Matthews, Seidman and Horn. The opinion of the court was delivered by Seidman, J.A.D.
This appeal is from a final order of the Bureau of Securities which suspended the registration of AMR Realty Company (AMR) as a broker-dealer for a period of 30 days, at the expiration of which the registration was to be revoked unless AMR filed a notice of withdrawal of a principal, or registered an active principal and submitted all necessary forms and fees; and which order directed Harry Lipkin to cease and desist from offering and selling securities except those offered or sold in compliance with the registration or exemption provisions of the New Jersey Uniform Securities Law, N.J.S.A. 49:3-47 et seq.
The order was issued following a hearing before the Bureau, at the conclusion of which the Chief of the Bureau, sitting as the hearing officer, found, among other things, that AMR (1) offered and sold securities (cooperative apartments) while not registered as a broker-dealer, in violation of N.J.S.A. 49:3-56(a); (2) offered and sold securities through an unregistered agent, in violation of N.J.S.A. 49:3-56(b), and (3) failed and refused to file change of status forms for two of its principals, in violation of
N.J.S.A. 49:3-59(c). Harry Lipkin was found to have offered and sold securities while not registered as an agent, in violation of N.J.S.A. 49:3-56(a).
Appellants contend on appeal, as they did below, that (1) the cooperative apartment shares sold by them are not securities within the purview of N.J.S.A. 49:3-49(m) and thus the Bureau had no jurisdiction to require them to register as either a broker-dealer or as a securities agent, and (2) even if the Bureau had jurisdiction over the subject-matter, the sanctions imposed were unwarranted and unreasonable.
The record discloses that during a period of time from and after May 1973, when it was not registered as a securities broker-dealer with the Bureau of Securities, AMR sold shares of Riviera Towers Corp., the owner of a cooperative apartment building in West New York. Harry Lipkin, a real estate salesman licensed as such in New York, but not in New Jersey, had sold cooperative apartments in that building as an employee of AMR's predecessor, J.I. Sopher and Co., and continued to do so for AMR until December 1974 or early January 1975, when AMR ceased making sales because of certain legal difficulties which one of the sponsors of Riviera Towers Corp. was having in New York. Lipkin maintained that he was not aware of any statutory requirement to register as an agent with the Bureau of Securities. He also testified that he personally owned 13 units of Riviera Towers which he had purchased as an investment.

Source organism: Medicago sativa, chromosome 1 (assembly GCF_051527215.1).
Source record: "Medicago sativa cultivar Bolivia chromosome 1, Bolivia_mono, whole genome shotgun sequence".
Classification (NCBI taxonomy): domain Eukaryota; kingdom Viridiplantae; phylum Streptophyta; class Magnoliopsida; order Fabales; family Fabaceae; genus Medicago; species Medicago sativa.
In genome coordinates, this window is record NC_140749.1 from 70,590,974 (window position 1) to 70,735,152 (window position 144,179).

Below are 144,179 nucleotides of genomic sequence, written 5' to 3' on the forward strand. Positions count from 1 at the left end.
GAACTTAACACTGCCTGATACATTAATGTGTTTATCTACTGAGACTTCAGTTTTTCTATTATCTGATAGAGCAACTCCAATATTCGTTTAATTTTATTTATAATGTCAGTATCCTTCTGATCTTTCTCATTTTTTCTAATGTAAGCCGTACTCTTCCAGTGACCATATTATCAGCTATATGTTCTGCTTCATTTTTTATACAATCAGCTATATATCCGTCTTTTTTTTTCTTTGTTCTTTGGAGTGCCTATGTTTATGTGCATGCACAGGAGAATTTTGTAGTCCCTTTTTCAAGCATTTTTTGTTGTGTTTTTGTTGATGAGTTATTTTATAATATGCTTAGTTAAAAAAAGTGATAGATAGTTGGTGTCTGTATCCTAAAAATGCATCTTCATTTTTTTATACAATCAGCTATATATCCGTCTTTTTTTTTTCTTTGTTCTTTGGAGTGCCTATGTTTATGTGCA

In early 1975, according to the testimony of Edward Gray, who was a registered securities agent in New Jersey at the time, a representative of AMR requested him to become a "limited partner" in AMR to enable it to register as a broker-dealer with the Bureau of Securities. He agreed and signed the application form which was then filed with the Bureau. He terminated his relationship with AMR in July 1975 when he began working for a securities company
and was fearful of a conflict of interest. It appears that although a change of status statement was filed by him with the Bureau to reflect his resignation, AMR itself neglected to notify the Bureau of the termination. The record also indicates that AMR failed to inform the Bureau that one of its parties had been convicted in New York of selling securities there without being registered as a broker-dealer.
The scheme of New Jersey's regulation of the securities business is fully set forth in Mayflower Securities v. Bureau of Securities , 64 N.J. 85, 88-90 (1973). The law, generally modeled upon the Uniform Securities Act (7 Uniform Laws Annotated, Business and Financial Laws (Master ed. 1970)), requires the registration of all broker-dealers and salesmen (agents) employed by them (N.J.S.A. 49:3-56), in accordance with the procedure contained in N.J.S.A. 49:3-57 and N.J.A.C. 13:47A-1.1 et seq. Sanctions for violations of the statute or rules range from criminal prosecution for a misdemeanor (N.J.S.A. 49:3-70(a)), to the imposition of civil monetary penalties (N.J.S.A. 49:3-70(b)) or the administrative suspension or revocation of the registration, depending upon the nature and seriousness of the infraction (N.J.S.A. 49:3-58).
As noted earlier, appellants contend that the cooperative apartment units which they sold were not securities within the purview of the statute. The Chief of the Bureau acknowledged below that if the shares representing interests in the cooperative apartment did not constitute securities, then there would be no necessity for broker-dealer and agent ...